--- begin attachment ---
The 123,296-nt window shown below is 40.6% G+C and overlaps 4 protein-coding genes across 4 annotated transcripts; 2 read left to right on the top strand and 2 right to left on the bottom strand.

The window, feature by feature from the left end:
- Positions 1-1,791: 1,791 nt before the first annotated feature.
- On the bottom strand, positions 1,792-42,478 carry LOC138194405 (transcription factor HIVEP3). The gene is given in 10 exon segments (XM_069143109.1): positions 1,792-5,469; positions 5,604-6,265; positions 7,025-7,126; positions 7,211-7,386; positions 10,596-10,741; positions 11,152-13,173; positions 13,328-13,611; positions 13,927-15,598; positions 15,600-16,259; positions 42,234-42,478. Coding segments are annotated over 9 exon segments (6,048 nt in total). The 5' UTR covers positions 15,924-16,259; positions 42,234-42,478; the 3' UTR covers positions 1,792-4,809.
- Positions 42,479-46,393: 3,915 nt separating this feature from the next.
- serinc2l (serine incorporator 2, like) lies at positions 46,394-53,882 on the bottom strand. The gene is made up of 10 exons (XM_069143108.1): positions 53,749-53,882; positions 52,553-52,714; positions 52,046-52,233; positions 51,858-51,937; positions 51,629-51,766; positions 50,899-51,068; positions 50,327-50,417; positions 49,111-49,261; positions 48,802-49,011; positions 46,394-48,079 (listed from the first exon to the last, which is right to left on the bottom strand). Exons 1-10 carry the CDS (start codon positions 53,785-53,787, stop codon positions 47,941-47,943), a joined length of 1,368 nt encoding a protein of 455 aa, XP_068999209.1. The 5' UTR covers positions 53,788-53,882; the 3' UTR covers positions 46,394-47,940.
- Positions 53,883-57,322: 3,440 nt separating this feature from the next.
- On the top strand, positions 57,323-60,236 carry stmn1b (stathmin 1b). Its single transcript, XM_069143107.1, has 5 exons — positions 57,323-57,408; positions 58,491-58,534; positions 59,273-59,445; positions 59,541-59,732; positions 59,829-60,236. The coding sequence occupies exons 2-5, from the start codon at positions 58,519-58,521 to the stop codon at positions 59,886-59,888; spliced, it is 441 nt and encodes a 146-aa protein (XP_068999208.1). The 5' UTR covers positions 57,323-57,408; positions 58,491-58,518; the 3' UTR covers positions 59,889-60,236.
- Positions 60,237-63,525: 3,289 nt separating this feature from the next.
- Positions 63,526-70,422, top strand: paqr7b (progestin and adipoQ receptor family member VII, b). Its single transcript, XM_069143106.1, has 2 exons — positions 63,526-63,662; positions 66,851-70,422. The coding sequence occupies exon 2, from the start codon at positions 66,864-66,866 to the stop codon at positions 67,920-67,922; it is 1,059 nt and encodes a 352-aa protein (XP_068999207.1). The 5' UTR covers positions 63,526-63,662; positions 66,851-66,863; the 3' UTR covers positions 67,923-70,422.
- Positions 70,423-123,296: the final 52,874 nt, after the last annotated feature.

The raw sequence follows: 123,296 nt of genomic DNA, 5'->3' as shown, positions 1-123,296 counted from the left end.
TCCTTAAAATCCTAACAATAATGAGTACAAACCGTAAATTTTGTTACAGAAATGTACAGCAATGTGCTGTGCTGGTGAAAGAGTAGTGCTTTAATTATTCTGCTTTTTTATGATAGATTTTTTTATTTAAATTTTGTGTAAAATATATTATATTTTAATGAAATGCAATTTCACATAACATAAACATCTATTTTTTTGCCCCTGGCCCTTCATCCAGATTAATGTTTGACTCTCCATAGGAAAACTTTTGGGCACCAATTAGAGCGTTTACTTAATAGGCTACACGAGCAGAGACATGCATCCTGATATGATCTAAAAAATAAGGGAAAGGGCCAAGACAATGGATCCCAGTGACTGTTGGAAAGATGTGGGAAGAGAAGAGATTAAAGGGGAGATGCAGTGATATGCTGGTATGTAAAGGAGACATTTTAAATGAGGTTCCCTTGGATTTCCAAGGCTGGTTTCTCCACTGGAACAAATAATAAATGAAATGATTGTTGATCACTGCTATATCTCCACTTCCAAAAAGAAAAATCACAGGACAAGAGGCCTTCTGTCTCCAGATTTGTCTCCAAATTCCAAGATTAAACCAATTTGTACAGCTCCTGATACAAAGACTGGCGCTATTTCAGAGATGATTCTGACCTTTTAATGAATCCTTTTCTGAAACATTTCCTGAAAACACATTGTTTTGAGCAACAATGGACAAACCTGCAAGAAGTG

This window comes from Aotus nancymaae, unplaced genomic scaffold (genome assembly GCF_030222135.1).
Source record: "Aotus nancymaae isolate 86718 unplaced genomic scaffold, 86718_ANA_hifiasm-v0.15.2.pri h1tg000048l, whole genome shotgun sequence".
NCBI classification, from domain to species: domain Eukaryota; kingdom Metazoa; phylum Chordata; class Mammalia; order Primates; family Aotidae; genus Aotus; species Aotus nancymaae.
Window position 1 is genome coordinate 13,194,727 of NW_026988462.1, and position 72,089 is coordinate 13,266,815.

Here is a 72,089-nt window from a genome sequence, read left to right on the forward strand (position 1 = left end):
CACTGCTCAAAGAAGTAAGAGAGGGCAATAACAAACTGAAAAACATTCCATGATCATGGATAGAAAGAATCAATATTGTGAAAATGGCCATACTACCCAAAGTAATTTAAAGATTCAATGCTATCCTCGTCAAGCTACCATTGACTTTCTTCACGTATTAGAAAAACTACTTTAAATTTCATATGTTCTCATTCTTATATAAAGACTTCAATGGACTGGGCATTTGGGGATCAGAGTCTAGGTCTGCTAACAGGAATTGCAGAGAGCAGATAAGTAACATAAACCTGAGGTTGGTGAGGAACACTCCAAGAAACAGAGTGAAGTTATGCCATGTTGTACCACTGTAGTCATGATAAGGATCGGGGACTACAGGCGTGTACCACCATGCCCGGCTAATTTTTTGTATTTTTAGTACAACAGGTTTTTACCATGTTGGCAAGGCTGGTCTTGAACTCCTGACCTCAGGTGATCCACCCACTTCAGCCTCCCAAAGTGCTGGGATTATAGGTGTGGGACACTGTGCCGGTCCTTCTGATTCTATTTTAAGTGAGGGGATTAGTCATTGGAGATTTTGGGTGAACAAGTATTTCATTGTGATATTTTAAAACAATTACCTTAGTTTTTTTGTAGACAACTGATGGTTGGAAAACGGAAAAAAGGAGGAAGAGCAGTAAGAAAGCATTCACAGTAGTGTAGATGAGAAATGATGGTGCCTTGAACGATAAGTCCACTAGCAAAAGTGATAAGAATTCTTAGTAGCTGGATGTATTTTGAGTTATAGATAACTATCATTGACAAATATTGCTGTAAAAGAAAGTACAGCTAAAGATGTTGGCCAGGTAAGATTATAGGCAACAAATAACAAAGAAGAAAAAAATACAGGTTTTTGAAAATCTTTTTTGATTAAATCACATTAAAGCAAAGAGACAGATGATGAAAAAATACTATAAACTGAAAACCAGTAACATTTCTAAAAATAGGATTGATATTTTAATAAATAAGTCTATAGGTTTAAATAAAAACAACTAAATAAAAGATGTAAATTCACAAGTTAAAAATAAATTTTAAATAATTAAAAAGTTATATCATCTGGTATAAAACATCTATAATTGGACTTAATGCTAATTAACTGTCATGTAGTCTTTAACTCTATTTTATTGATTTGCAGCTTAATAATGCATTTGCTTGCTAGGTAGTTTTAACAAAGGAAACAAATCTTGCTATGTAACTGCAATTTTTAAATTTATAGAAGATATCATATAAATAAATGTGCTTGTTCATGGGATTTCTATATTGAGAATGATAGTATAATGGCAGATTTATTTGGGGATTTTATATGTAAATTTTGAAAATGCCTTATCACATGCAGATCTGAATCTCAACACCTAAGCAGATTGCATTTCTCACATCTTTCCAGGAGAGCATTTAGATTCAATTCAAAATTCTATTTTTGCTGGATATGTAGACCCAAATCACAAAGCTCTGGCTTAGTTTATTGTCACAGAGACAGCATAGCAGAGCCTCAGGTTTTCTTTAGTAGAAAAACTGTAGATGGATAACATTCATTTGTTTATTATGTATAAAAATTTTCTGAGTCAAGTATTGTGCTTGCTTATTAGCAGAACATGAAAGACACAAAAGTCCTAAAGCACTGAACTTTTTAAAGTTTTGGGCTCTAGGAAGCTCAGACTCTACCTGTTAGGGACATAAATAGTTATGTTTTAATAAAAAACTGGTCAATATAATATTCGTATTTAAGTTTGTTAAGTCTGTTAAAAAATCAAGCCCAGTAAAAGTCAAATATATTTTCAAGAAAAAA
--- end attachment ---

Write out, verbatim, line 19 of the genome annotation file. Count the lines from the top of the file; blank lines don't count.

CACTGCTCAAAGAAGTAAGAGAGGGCAATAACAAACTGAAAAACATTCCATGATCATGGATAGAAAGAATCAATATTGTGAAAATGGCCATACTACCCAAAGTAATTTAAAGATTCAATGCTATCCTCGTCAAGCTACCATTGACTTTCTTCACGTATTAGAAAAACTACTTTAAATTTCATATGTTCTCATTCTTATATAAAGACTTCAATGGACTGGGCATTTGGGGATCAGAGTCTAGGTCTGCTAACAGGAATTGCAGAGAGCAGATAAGTAACATAAACCTGAGGTTGGTGAGGAACACTCCAAGAAACAGAGTGAAGTTATGCCATGTTGTACCACTGTAGTCATGATAAGGATCGGGGACTACAGGCGTGTACCACCATGCCCGGCTAATTTTTTGTATTTTTAGTACAACAGGTTTTTACCATGTTGGCAAGGCTGGTCTTGAACTCCTGACCTCAGGTGATCCACCCACTTCAGCCTCCCAAAGTGCTGGGATTATAGGTGTGGGACACTGTGCCGGTCCTTCTGATTCTATTTTAAGTGAGGGGATTAGTCATTGGAGATTTTGGGTGAACAAGTATTTCATTGTGATATTTTAAAACAATTACCTTAGTTTTTTTGTAGACAACTGATGGTTGGAAAACGGAAAAAAGGAGGAAGAGCAGTAAGAAAGCATTCACAGTAGTGTAGATGAGAAATGATGGTGCCTTGAACGATAAGTCCACTAGCAAAAGTGATAAGAATTCTTAGTAGCTGGATGTATTTTGAGTTATAGATAACTATCATTGACAAATATTGCTGTAAAAGAAAGTACAGCTAAAGATGTTGGCCAGGTAAGATTATAGGCAACAAATAACAAAGAAGAAAAAAATACAGGTTTTTGAAAATCTTTTTTGATTAAATCACATTAAAGCAAAGAGACAGATGATGAAAAAATACTATAAACTGAAAACCAGTAACATTTCTAAAAATAGGATTGATATTTTAATAAATAAGTCTATAGGTTTAAATAAAAACAACTAAATAAAAGATGTAAATTCACAAGTTAAAAATAAATTTTAAATAATTAAAAAGTTATATCATCTGGTATAAAACATCTATAATTGGACTTAATGCTAATTAACTGTCATGTAGTCTTTAACTCTATTTTATTGATTTGCAGCTTAATAATGCATTTGCTTGCTAGGTAGTTTTAACAAAGGAAACAAATCTTGCTATGTAACTGCAATTTTTAAATTTATAGAAGATATCATATAAATAAATGTGCTTGTTCATGGGATTTCTATATTGAGAATGATAGTATAATGGCAGATTTATTTGGGGATTTTATATGTAAATTTTGAAAATGCCTTATCACATGCAGATCTGAATCTCAACACCTAAGCAGATTGCATTTCTCACATCTTTCCAGGAGAGCATTTAGATTCAATTCAAAATTCTATTTTTGCTGGATATGTAGACCCAAATCACAAAGCTCTGGCTTAGTTTATTGTCACAGAGACAGCATAGCAGAGCCTCAGGTTTTCTTTAGTAGAAAAACTGTAGATGGATAACATTCATTTGTTTATTATGTATAAAAATTTTCTGAGTCAAGTATTGTGCTTGCTTATTAGCAGAACATGAAAGACACAAAAGTCCTAAAGCACTGAACTTTTTAAAGTTTTGGGCTCTAGGAAGCTCAGACTCTACCTGTTAGGGACATAAATAGTTATGTTTTAATAAAAAACTGGTCAATATAATATTCGTATTTAAGTTTGTTAAGTCTGTTAAAAAATCAAGCCCAGTAAAAGTCAAATATATTTTCAAGAAAAAA